The environmental history of insects may be an important factor that shapes the response to exposures in hypoxia [57]. The differences in tolerance to low oxygen environments may well have been an evolutionary response for some aedine species and now reflect their preferred small, shallow breeding sites often containing organic pollutants and microbial depletion of DO, whereas this adaptation, historically, was not necessary for the anopheline species which often select cleaner, larger bodies of water for breeding. However, in the recent decades, more and more reports describe the adaptation of An. arabiensis to a wider variety of breeding sites, including populations that have adapted to more polluted, urban habitats [58]. The strain of An. arabiensis used in this study was originally collected from larger, clean water bodies in Dongola, Norther Sudan before 2010. Preferred larval breeding sites included riverbanks, grassy knolls (flooded soil terraces near to the river), ‘khors’ (seasonal tributary channels), flood pools and wells [59]. It would be interesting to assess the tolerance to low oxygen environments in An. arabiensis populations collected more recently, from urban, shallow, and more polluted larval breeding sites to test the hypothesis that oxy-regulatory capacity evolved based on environmental factors in larval habitats. This physical adaptation and higher tolerance of some Aedes spp. to low oxygen environments- and thus their ability to stay submerged for longer periods may be supported by the structure of their tracheal branches which have been found to be different (and significantly larger), for instance, in Ae. togoi compared to An. sinensis [41].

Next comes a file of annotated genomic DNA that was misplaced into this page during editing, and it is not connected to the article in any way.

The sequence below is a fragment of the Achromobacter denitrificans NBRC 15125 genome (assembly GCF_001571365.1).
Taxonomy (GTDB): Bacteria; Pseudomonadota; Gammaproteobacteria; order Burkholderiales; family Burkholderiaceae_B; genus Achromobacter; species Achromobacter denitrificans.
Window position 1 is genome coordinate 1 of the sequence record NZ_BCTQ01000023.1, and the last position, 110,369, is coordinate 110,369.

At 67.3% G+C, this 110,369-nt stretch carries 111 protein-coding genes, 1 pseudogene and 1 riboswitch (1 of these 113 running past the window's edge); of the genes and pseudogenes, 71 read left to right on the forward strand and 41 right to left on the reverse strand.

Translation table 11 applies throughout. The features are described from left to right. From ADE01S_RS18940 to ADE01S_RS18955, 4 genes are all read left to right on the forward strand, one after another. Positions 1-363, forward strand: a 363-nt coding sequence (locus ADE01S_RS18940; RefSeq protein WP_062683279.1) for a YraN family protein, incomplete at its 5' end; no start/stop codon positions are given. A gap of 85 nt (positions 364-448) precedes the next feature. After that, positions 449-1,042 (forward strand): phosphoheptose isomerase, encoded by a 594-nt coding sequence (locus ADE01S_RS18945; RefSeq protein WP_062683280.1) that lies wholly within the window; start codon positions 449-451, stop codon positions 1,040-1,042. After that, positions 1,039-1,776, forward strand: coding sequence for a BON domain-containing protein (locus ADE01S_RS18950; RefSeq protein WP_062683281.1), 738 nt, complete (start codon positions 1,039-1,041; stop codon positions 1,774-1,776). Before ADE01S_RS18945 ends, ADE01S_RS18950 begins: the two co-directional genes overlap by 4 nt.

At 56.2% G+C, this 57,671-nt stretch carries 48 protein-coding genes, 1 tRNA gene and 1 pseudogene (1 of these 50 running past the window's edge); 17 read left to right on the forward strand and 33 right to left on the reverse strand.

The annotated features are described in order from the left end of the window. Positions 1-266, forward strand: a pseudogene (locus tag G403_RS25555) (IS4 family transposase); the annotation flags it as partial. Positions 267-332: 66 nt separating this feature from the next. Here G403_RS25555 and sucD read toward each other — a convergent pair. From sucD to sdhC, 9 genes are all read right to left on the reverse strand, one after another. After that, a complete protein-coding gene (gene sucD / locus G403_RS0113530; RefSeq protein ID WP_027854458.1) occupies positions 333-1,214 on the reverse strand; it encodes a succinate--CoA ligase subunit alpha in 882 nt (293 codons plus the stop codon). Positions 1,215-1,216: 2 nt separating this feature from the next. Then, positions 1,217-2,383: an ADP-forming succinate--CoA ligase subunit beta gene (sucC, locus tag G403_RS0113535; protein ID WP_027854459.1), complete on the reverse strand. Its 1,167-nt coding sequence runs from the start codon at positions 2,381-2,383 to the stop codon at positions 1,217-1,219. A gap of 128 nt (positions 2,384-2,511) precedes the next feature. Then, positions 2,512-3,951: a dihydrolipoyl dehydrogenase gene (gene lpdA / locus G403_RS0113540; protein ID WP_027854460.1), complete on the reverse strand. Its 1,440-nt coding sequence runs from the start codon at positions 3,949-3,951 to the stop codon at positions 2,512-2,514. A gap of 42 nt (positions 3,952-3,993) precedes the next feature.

Understanding the respiratory behavior in mosquito pupae when developing protocols for pupal irradiation, especially in large numbers, and the effects of low oxygen environments on dose-response is important as it is clear that dense pupae samples in water can create a hypoxic environment which provides radio-protection. This means that the dose used to induce the target sterility in small batches of pupae in air, is likely not sufficient for larger, more dense batches of pupae in water, and this could result in the release of sub-sterile males during a SIT programme. In addition to this, it is also important to note that oxygen solubility changes with temperature (DO increases as water temperature decreases), as does the metabolic rate of living organisms (generally metabolism decreases as temperature decreases). Therefore, the rate at which DO becomes depleted may change at lower temperatures. Interestingly, in some aquatic insect species (in the case of Ilyocoris cimicoides), only aerial respiration changed with temperature, while aquatic respiration did not [60]. This still needs further evaluation to better understand submerged pupal respiratory behavior in varying temperatures and hypoxia.